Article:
In lieu of a substantive blog post here today, I’d like to invite people to read my Huffington Post essay entitled “What We Need to Do About Civic Education” (and, if you are so moved, to like it or share it there, because that boosts its placement.) The HuffPost also ran a news article on our research entitled “Civics Education Testing Only Required In 9 States For High School Graduation: CIRCLE Study.”
I begin my piece:
Whether and how well we teach civics are important questions, especially in the midst of an election campaign in which millions of Americans are being asked to sort through complicated issues and navigate an increasingly difficult voting process.
We found recently that 68 percent of young people didn’t know whether their state required a photo ID to vote, and 80 percent of the young people didn’t know their state’s early registration rules. Other news reports have raised the question of whether citizens understand broader issues. In the New York Times online (Sept. 23), Thomas B. Edsall quoted a Romney supporter who explained why President Obama might win that state: “People are stupid. … [Governments] eliminated civics from our curriculum. The students don’t know about civics, they don’t know about our history, our government, our constitution.”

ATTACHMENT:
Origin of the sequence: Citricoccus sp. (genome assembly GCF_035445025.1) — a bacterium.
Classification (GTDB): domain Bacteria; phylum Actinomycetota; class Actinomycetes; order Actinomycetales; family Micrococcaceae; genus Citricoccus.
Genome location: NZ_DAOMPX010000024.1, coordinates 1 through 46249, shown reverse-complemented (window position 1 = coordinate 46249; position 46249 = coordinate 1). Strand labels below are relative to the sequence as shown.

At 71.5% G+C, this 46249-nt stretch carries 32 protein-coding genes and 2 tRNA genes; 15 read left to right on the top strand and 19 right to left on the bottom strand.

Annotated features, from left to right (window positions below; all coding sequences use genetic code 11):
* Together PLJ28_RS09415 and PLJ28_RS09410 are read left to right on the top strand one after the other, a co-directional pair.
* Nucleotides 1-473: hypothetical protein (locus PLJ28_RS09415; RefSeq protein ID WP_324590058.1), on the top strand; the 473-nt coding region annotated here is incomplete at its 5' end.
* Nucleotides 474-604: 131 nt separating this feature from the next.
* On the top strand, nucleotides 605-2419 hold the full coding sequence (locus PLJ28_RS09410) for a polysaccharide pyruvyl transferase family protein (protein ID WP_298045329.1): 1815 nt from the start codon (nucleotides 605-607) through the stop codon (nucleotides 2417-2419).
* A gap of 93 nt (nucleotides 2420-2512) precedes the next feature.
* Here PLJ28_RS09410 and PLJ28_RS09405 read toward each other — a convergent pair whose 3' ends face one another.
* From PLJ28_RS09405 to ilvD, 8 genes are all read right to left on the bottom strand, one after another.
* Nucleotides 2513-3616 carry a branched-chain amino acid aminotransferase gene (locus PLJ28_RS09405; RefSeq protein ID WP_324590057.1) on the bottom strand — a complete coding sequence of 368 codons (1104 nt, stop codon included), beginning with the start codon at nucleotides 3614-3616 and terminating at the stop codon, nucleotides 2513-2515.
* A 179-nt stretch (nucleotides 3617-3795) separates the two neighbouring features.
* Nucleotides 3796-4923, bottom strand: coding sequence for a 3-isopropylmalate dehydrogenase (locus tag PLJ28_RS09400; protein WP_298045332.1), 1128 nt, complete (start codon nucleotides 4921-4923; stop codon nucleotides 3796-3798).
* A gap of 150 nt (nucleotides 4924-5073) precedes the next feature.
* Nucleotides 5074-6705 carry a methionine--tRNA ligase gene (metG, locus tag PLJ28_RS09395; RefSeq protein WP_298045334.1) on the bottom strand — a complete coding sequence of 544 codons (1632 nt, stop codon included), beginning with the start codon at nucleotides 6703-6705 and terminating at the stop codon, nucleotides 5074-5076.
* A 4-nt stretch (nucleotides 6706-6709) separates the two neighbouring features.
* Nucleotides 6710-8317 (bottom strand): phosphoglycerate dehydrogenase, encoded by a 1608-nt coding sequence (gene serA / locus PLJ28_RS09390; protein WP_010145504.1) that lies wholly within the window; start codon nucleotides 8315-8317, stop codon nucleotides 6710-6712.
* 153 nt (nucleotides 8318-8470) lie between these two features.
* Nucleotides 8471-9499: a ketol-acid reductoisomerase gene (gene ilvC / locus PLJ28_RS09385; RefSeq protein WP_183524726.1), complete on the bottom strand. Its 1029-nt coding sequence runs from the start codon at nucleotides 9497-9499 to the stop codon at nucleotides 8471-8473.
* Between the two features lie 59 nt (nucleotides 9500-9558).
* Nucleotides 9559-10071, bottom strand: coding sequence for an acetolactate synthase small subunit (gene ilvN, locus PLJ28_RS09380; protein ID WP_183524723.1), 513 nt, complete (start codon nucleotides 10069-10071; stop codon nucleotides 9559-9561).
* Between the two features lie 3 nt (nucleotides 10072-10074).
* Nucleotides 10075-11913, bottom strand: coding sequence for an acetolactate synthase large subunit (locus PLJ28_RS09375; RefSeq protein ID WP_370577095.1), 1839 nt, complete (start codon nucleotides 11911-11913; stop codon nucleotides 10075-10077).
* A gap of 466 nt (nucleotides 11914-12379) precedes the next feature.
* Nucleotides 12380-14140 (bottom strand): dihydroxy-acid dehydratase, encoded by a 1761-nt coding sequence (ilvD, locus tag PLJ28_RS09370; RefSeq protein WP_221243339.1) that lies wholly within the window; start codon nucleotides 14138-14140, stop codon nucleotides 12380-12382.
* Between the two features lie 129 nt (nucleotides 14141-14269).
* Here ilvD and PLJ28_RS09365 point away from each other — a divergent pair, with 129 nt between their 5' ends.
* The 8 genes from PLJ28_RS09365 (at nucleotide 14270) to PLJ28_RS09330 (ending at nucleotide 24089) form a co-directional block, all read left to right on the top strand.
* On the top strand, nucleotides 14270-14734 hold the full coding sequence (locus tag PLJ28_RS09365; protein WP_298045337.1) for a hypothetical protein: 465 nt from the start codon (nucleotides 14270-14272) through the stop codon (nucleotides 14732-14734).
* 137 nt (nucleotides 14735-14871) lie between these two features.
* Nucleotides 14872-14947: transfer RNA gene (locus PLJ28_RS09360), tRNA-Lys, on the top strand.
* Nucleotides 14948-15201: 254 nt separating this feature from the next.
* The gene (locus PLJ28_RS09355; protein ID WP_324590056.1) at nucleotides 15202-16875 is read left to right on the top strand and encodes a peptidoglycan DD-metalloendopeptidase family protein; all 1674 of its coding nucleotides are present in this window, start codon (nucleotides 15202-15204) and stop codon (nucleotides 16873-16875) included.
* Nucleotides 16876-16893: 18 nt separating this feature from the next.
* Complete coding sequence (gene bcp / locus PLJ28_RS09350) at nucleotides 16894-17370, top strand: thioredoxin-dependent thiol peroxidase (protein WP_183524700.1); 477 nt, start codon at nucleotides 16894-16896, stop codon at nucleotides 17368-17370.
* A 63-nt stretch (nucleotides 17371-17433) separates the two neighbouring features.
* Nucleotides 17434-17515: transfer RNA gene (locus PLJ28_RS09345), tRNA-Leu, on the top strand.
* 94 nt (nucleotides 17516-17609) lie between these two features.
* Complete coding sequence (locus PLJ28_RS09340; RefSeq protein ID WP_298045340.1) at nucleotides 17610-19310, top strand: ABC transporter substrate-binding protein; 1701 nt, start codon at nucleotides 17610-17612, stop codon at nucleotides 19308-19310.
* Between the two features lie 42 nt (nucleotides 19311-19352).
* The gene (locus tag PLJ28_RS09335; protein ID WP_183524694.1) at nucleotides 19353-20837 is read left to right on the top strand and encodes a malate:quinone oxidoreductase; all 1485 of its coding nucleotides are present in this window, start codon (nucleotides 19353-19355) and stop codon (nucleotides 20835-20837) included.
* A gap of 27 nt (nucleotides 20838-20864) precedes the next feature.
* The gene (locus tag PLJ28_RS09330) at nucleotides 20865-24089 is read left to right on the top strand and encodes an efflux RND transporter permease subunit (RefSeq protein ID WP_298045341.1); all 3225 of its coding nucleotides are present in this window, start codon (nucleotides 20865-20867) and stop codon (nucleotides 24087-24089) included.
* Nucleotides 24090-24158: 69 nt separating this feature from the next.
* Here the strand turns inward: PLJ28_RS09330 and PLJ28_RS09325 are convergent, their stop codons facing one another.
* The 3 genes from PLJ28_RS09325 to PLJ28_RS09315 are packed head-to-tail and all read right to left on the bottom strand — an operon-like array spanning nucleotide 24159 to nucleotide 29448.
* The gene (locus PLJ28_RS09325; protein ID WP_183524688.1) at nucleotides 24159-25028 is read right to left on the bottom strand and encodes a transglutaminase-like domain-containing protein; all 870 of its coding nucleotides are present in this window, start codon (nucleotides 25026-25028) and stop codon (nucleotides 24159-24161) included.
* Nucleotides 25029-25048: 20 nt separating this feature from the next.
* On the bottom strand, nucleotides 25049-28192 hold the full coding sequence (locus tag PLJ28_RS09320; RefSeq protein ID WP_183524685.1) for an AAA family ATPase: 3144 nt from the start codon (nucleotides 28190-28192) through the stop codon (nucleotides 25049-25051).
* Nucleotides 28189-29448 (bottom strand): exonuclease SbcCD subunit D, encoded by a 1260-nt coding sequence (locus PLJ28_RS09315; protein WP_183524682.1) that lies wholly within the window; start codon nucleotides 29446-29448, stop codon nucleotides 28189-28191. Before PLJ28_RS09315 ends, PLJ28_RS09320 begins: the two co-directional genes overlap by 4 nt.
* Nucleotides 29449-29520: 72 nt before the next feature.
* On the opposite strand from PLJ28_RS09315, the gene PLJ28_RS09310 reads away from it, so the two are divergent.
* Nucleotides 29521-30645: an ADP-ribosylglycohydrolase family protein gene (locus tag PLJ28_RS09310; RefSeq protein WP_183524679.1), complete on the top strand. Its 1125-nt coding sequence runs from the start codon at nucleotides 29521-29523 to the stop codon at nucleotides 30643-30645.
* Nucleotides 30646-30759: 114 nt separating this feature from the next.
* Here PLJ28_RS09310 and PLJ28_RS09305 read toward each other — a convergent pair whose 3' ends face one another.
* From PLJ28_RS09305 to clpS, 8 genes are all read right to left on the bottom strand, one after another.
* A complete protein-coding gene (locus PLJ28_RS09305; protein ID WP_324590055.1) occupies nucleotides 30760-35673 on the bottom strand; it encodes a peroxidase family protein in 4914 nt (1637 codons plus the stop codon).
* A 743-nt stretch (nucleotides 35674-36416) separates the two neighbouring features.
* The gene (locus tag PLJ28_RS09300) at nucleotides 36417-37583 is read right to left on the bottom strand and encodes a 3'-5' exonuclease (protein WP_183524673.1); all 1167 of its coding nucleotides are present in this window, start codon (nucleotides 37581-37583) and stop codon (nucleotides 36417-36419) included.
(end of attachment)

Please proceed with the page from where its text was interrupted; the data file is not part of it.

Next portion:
I note that, contrary to popular belief, states do still require some civics. But the civics course comes late–often just one semester in senior year of high school–and the content is not aligned to worthwhile tests or assessments.
That means that a student preparing for a civics test (if there is a test) may have to memorize how many votes it takes to overcome a veto or which house of Congress must originate revenue bills. That is useful information if you want to assess a president or influence Congress, but it has no value if it is simply stored in short-term memory and the student doesn’t see how to apply it. A multiple-choice exam is a poor tool for assessing advanced knowledge or the application of knowledge to complex situations, let alone students’ abilities to work together in groups.
Many states make lofty statements about civic skills and virtues in their standards (which are official regulations), but since the standards are unaligned with assessments, they mean little.